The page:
From your website, it looks like there are 16 on the list today. Even a former CEO?

Environmental crimes tend to be pigeonholed into what is thought of as white collar crimes. Often they are corporate crimes, but it’s a very broad-based type of crime. I guess if there was any type of way to characterize them, I would say it is more of an economic crime. It could be smaller companies in the early days of environmental crimes and investigation--companies that were illegally disposing of their waste. But as the program became more sophisticated, we were able to look at other types of environmental violations.

Tell me about your staff. Do they wear badges and carry guns?

We are full federal law enforcement individuals. We carry badges and guns, make arrests and execute search warrants. We currently we have approximately 210 agents nationwide.

Are they looking for crimes being committed or out looking or fugitives?

We don’t have a staff that actively pursues the fugitives. We wait for information to come back from a sighting. And once we receive information we undertake appropriate efforts to locate the individual and address it in a legal manner.

The working agents that are out there are located out of 10 area offices that are associated with the EPA regional offices. These agents are receiving information through the various avenues, which could be tips and complaints from the communities. Or it could be tips from other environmental agencies or public health agencies where people are going out and making inspections and contacting us about particularly egregious situations or suspected criminal behavior. And then the agents move forward with search warrants, undercover activities, sometimes surveillance. An awful lot of it includes documentation and interviewing witnesses.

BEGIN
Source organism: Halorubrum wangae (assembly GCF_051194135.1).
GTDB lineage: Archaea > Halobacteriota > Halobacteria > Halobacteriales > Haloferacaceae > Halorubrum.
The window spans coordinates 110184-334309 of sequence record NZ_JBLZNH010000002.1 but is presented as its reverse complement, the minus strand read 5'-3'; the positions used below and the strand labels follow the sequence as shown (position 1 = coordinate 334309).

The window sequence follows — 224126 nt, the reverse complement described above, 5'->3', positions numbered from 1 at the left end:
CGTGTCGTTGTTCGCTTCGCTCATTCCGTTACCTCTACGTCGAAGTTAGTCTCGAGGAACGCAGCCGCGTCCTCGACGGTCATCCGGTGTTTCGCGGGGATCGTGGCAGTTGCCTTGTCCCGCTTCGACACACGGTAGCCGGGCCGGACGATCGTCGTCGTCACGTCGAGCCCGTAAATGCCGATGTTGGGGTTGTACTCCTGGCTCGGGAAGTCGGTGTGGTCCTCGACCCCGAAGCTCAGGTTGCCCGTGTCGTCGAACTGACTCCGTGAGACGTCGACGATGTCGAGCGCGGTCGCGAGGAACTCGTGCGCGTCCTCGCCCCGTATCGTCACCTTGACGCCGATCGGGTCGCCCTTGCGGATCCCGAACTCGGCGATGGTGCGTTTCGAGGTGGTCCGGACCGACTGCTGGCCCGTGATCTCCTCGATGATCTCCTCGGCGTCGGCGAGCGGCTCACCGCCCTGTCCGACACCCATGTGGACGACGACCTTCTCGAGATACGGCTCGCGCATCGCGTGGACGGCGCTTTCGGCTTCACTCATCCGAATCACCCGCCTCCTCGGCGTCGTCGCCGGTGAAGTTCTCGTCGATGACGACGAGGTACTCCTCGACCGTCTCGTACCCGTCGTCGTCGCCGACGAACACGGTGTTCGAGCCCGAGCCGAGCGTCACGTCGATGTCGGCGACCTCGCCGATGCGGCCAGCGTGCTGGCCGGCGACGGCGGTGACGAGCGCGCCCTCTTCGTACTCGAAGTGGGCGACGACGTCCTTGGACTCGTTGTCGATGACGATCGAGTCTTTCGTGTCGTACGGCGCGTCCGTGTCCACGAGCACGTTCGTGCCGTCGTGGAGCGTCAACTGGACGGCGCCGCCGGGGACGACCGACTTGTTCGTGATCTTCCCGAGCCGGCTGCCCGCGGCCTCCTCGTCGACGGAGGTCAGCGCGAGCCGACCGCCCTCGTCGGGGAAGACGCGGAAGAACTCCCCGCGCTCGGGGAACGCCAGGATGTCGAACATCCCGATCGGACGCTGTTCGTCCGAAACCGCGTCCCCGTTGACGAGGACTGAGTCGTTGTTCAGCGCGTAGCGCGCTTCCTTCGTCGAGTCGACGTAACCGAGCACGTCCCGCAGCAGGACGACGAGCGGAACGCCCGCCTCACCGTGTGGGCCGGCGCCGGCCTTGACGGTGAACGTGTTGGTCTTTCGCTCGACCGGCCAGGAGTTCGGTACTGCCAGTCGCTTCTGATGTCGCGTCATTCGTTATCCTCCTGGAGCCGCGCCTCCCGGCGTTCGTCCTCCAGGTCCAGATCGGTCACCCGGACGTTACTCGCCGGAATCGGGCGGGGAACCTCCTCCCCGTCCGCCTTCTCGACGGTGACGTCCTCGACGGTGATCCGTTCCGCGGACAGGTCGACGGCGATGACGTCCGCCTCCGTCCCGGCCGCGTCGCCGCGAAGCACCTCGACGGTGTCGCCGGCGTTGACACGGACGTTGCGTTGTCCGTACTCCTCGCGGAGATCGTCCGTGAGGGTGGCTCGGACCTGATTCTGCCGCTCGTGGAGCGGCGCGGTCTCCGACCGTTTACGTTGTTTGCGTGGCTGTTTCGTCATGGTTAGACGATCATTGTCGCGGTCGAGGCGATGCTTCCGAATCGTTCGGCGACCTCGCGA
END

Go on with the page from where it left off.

How many prosecutions are there per year?

During fiscal year 2010, 198 defendants either pled guilty or were sentenced. During the same year, 289 were charged. Of the 289 cases, 87 percent included charges against at least one individual defendant, as opposed to a business or corporation. The charging of individuals, where warranted by the evidence, is important because the possibility of being sentenced to jail for an environmental crime provides significant deterrent effect.

What are some unusual or bizarre cases you’ve seen?

We do undertake the investigations for the protection of hazardous waste laws [Resource Conservation and Recovery Act], the Clean Air Act, Clean Water Act, in some cases, Superfund. They all have unique aspects to them. If you look at some of the cases we undertake, it stretches from the BP Alaska case from a couple years ago to situations like what Albania Deleon was convicted of—the issuance of false certificates that would allow individuals, primarily undocumented aliens, to work in a dangerous area with asbestos removal.

The other important aspect is that these are public health crimes. Really, how these things impact our communities are really the primary focus of the work we do.

In your opinion, are environmental criminals different than other run-of-the-mill criminals?

I think the impact on the community is an important component of an environmental criminal. The violations of an environmental crime can impact a large number of people without their really knowing it.

I remember Ira Reiner, who in the ‘80s was the District Attorney in Los Angeles and was an early proponent of prosecuting environmental crimes. He often referred to them as assaults. He said the only difference between an environmental assault and an assault on the street was that with an environmental assault you might not know you’ve been hit on the head for some time in the future. I think that’s one of the great issues related to our types of cases. If someone is falsifying discharge monitoring reports, and they’re falsifying the amounts of pollutants going into a waterway, that has the potential to impact a lot of people.

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Melanie D.G. Kaplan

Contributing Editor

Melanie D.G. Kaplan is a Washington, D.C.- based journalist. She is a regular contributor to The Washington Post and National Parks Magazine. Her website is www.melaniedgkaplan.com. Follow her on Twitter. Disclosure